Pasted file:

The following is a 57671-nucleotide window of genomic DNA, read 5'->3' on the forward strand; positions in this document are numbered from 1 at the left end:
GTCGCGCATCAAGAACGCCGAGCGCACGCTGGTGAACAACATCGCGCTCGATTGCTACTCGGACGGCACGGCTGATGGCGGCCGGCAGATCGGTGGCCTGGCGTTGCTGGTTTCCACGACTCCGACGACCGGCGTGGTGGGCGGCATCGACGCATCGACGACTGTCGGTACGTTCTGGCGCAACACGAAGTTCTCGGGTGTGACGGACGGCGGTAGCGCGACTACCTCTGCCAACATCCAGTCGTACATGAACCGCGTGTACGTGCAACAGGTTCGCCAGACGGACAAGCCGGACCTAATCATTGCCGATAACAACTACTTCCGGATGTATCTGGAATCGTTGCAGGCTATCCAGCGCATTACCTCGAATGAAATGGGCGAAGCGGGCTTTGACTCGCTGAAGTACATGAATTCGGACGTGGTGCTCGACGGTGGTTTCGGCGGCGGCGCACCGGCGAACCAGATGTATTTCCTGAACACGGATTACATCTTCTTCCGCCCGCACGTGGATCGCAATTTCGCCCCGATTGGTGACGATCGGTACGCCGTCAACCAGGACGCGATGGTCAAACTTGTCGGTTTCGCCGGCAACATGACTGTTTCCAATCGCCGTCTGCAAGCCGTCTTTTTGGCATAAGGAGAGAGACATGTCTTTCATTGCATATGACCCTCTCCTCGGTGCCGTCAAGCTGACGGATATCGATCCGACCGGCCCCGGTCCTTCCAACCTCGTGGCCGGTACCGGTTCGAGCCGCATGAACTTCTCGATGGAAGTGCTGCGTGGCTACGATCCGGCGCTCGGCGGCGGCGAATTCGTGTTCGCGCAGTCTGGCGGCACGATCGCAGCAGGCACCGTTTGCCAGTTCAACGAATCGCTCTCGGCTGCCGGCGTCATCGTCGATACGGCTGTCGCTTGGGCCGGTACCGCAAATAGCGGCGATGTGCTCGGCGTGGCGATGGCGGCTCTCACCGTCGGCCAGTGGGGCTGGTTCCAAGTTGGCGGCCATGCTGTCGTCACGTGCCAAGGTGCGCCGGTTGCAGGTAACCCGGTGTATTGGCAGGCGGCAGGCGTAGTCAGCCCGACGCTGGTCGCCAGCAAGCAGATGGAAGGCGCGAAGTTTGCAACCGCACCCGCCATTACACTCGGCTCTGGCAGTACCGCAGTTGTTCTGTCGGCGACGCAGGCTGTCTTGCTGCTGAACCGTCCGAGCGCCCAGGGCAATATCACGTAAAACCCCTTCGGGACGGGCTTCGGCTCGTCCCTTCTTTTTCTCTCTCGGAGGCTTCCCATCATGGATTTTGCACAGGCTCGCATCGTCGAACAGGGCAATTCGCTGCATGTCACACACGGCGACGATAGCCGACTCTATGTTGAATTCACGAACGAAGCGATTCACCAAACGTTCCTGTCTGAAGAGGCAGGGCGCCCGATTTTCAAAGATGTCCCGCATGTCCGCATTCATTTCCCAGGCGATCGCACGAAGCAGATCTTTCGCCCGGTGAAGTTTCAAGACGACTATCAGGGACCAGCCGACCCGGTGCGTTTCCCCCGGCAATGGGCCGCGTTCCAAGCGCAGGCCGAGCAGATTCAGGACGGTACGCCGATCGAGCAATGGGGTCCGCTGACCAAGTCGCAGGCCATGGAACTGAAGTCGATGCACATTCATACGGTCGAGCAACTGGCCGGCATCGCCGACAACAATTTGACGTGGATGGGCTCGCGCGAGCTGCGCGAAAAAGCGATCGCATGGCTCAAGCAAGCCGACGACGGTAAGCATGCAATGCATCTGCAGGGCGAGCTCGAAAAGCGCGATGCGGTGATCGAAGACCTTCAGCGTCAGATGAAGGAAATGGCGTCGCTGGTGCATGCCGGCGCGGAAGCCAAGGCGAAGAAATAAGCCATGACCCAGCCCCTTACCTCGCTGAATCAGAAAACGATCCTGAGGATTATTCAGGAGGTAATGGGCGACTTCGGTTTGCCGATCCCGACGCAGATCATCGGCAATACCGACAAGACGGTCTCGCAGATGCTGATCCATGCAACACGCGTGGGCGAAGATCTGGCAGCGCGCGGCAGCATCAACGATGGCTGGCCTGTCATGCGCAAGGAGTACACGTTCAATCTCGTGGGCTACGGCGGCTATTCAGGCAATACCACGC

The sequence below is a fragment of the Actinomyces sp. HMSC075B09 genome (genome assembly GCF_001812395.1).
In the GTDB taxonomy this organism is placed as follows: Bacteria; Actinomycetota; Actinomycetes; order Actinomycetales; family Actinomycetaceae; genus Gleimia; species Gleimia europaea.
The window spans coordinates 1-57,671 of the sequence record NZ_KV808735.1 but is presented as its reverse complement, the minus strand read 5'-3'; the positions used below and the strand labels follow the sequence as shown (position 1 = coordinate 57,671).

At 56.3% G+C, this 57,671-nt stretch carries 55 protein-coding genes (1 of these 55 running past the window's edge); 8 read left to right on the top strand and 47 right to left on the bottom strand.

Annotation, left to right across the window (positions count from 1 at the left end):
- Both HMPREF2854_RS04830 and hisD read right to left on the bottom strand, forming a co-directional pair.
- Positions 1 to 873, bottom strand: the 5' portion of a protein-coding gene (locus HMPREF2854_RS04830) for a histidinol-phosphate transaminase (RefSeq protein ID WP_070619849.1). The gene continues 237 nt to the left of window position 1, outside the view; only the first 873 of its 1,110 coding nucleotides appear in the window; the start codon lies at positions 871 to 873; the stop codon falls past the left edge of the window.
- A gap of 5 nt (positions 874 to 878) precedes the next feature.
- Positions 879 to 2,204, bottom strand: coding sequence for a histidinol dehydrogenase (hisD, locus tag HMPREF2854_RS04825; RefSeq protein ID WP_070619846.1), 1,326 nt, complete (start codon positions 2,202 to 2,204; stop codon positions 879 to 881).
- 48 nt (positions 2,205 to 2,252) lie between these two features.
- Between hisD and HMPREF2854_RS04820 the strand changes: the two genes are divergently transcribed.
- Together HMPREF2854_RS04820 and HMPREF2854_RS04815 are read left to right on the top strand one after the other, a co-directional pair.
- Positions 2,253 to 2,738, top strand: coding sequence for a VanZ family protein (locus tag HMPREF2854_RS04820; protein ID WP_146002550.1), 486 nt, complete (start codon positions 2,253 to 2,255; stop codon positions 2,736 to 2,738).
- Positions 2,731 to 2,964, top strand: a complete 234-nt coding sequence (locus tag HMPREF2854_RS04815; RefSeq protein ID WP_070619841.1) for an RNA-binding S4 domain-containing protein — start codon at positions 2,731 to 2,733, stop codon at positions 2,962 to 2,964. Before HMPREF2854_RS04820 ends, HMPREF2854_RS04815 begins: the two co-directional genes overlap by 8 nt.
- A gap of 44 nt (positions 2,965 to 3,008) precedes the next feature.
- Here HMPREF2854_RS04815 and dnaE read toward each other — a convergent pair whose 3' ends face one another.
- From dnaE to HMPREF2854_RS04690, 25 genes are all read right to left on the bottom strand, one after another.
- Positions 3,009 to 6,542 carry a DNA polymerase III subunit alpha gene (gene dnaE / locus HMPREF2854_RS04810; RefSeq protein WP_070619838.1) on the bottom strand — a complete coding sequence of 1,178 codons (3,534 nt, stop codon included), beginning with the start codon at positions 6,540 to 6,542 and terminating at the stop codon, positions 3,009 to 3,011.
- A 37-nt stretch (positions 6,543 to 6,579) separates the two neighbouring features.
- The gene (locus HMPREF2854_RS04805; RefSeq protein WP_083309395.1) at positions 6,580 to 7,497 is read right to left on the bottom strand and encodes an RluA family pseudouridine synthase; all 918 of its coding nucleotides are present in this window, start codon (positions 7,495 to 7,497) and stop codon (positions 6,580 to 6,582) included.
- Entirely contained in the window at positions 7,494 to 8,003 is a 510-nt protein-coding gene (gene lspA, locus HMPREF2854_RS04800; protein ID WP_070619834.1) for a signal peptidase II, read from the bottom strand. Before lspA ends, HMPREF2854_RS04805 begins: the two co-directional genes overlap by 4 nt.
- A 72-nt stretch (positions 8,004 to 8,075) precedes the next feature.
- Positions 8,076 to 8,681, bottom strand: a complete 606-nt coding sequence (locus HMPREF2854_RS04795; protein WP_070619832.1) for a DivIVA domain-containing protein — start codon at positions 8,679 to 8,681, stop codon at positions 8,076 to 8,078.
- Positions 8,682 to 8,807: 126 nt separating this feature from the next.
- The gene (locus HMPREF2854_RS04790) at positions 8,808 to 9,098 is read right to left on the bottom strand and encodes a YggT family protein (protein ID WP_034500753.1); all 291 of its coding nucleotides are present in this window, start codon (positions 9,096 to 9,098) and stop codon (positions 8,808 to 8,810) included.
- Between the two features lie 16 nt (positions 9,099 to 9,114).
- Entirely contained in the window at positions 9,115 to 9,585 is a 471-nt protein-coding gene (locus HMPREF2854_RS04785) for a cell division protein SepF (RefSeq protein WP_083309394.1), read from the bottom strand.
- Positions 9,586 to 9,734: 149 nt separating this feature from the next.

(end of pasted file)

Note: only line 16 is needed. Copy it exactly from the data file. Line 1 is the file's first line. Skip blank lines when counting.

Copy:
- Positions 2,731 to 2,964, top strand: a complete 234-nt coding sequence (locus tag HMPREF2854_RS04815; RefSeq protein ID WP_070619841.1) for an RNA-binding S4 domain-containing protein — start codon at positions 2,731 to 2,733, stop codon at positions 2,962 to 2,964. Before HMPREF2854_RS04820 ends, HMPREF2854_RS04815 begins: the two co-directional genes overlap by 8 nt.